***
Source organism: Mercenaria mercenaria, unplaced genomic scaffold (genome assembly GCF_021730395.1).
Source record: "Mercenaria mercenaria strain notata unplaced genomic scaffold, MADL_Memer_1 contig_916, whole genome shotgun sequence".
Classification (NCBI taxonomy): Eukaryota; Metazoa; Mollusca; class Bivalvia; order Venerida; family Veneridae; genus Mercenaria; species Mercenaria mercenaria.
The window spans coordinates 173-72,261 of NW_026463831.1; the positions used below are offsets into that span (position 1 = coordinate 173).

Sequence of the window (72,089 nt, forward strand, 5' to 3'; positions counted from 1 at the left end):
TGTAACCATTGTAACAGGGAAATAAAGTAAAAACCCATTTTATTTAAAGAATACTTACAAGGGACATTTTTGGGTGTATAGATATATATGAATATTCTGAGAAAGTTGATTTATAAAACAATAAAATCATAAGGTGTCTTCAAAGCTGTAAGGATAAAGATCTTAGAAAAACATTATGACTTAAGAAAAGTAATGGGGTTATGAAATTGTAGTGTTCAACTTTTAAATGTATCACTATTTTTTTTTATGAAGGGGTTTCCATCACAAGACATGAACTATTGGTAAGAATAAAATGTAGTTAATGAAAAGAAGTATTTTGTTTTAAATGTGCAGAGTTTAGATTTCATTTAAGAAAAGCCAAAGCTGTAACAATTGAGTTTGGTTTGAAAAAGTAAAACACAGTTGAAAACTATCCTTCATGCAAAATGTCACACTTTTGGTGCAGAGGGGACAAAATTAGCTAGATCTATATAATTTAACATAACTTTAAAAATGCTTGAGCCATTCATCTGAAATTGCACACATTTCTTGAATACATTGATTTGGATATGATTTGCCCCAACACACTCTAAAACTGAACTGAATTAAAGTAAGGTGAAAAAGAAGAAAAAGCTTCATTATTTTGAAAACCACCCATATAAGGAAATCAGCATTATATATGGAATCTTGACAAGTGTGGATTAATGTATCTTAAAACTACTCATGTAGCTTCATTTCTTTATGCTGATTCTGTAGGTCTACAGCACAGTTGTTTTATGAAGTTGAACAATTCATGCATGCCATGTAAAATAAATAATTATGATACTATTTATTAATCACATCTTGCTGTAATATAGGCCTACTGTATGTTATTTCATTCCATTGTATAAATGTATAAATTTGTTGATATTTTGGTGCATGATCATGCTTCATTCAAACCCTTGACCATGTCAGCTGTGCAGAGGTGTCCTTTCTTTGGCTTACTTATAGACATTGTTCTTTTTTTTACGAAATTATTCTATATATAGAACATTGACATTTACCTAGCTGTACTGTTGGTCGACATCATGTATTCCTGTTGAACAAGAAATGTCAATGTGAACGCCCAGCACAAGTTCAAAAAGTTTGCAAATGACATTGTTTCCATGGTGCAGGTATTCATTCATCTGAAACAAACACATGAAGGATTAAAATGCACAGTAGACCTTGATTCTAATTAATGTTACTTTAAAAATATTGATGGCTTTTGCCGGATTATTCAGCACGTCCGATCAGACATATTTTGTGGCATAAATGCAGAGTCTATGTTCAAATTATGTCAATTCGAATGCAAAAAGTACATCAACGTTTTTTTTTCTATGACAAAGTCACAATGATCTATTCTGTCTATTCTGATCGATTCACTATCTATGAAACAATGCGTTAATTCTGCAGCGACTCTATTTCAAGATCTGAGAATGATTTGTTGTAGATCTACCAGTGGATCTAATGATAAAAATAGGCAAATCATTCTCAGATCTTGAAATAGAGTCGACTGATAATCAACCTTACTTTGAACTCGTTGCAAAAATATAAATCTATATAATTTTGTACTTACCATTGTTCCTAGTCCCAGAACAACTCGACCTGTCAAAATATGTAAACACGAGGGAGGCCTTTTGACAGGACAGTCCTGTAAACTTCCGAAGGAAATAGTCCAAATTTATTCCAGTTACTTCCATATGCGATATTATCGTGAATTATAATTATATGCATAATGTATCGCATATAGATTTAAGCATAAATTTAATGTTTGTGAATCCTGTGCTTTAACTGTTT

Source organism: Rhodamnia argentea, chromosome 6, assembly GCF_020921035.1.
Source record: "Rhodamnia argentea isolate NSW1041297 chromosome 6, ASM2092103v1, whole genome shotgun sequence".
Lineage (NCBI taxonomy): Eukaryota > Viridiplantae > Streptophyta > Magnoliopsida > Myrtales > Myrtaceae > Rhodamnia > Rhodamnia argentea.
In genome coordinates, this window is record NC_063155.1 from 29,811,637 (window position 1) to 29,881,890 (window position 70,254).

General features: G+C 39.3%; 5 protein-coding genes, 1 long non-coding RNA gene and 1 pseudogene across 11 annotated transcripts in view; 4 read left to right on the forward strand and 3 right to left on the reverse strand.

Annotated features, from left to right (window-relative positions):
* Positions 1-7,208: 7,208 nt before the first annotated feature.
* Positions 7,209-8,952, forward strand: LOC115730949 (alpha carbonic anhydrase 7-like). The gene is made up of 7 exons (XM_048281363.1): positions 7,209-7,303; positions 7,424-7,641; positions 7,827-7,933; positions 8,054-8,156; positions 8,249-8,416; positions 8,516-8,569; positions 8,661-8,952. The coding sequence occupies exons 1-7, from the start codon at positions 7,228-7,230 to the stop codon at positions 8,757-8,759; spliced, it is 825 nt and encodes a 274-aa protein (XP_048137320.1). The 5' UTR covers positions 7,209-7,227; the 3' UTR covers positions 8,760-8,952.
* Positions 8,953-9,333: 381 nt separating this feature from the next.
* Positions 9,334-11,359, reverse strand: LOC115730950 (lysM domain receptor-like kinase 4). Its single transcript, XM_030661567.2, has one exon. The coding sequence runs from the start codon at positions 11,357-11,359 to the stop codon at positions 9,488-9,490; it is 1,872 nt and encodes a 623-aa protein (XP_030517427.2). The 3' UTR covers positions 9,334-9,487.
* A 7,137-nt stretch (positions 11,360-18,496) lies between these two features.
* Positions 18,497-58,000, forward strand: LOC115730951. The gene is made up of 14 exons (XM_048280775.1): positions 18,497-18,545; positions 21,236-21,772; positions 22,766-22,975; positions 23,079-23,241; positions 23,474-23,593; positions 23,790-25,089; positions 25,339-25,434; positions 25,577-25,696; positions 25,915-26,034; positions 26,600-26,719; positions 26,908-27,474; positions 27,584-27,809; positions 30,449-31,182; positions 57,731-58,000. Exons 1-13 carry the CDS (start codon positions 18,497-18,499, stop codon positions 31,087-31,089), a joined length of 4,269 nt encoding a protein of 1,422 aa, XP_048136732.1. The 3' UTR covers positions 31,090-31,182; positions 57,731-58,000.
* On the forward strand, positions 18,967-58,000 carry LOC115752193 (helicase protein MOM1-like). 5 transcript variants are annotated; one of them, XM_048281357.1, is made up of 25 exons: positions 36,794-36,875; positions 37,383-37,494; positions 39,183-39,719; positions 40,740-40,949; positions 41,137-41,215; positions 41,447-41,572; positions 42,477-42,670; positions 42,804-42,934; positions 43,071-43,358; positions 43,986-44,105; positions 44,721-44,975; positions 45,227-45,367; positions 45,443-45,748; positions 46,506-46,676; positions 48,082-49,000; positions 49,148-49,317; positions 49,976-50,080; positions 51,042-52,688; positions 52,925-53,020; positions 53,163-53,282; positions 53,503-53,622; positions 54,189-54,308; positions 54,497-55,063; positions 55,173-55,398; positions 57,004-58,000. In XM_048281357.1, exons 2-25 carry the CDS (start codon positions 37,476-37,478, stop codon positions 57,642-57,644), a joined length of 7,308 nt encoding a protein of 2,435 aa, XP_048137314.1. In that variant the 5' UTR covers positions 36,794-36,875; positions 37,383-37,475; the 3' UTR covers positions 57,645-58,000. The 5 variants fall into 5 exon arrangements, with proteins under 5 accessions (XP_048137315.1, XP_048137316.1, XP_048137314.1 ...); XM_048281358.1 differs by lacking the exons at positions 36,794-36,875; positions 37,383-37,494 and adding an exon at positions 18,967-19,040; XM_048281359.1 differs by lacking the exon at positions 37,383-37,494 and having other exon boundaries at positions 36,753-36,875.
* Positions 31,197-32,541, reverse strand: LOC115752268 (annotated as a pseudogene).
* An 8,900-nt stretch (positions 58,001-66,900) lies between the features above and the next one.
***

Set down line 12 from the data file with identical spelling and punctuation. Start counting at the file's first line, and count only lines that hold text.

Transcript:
Annotated features, from left to right (window-relative positions):